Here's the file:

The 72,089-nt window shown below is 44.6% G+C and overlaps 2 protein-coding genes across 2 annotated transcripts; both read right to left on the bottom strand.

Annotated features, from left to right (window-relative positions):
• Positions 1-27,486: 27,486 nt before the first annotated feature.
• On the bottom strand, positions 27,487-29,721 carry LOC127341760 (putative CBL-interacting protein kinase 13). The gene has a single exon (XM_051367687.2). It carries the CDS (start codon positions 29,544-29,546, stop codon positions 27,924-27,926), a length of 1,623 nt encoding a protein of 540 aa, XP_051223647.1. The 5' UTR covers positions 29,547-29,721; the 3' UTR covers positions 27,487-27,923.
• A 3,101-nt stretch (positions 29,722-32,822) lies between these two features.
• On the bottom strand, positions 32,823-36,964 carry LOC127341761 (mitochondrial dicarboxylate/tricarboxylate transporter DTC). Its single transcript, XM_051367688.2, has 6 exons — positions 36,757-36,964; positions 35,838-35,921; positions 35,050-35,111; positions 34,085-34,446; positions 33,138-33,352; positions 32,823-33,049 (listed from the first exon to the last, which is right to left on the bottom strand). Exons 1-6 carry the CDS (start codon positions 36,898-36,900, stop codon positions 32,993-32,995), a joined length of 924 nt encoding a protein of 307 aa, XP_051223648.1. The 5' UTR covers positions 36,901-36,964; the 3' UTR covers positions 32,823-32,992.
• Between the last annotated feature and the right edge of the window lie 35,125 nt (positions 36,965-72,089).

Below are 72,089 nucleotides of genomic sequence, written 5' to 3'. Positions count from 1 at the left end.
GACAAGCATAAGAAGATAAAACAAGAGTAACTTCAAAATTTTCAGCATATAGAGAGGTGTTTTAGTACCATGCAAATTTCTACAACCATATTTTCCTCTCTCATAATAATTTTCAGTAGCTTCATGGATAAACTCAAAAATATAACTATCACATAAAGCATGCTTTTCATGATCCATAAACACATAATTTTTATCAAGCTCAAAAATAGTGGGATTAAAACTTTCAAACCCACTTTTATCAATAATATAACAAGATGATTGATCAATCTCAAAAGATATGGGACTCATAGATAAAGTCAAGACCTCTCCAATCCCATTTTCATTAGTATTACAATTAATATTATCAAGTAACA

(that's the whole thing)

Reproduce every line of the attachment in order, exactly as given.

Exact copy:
The 72,089-nt window shown below is 44.6% G+C and overlaps 2 protein-coding genes across 2 annotated transcripts; both read right to left on the bottom strand.

Annotated features, from left to right (window-relative positions):
• Positions 1-27,486: 27,486 nt before the first annotated feature.
• On the bottom strand, positions 27,487-29,721 carry LOC127341760 (putative CBL-interacting protein kinase 13). The gene has a single exon (XM_051367687.2). It carries the CDS (start codon positions 29,544-29,546, stop codon positions 27,924-27,926), a length of 1,623 nt encoding a protein of 540 aa, XP_051223647.1. The 5' UTR covers positions 29,547-29,721; the 3' UTR covers positions 27,487-27,923.
• A 3,101-nt stretch (positions 29,722-32,822) lies between these two features.
• On the bottom strand, positions 32,823-36,964 carry LOC127341761 (mitochondrial dicarboxylate/tricarboxylate transporter DTC). Its single transcript, XM_051367688.2, has 6 exons — positions 36,757-36,964; positions 35,838-35,921; positions 35,050-35,111; positions 34,085-34,446; positions 33,138-33,352; positions 32,823-33,049 (listed from the first exon to the last, which is right to left on the bottom strand). Exons 1-6 carry the CDS (start codon positions 36,898-36,900, stop codon positions 32,993-32,995), a joined length of 924 nt encoding a protein of 307 aa, XP_051223648.1. The 5' UTR covers positions 36,901-36,964; the 3' UTR covers positions 32,823-32,992.
• Between the last annotated feature and the right edge of the window lie 35,125 nt (positions 36,965-72,089).

Below are 72,089 nucleotides of genomic sequence, written 5' to 3'. Positions count from 1 at the left end.
GACAAGCATAAGAAGATAAAACAAGAGTAACTTCAAAATTTTCAGCATATAGAGAGGTGTTTTAGTACCATGCAAATTTCTACAACCATATTTTCCTCTCTCATAATAATTTTCAGTAGCTTCATGGATAAACTCAAAAATATAACTATCACATAAAGCATGCTTTTCATGATCCATAAACACATAATTTTTATCAAGCTCAAAAATAGTGGGATTAAAACTTTCAAACCCACTTTTATCAATAATATAACAAGATGATTGATCAATCTCAAAAGATATGGGACTCATAGATAAAGTCAAGACCTCTCCAATCCCATTTTCATTAGTATTACAATTAATATTATCAAGTAACA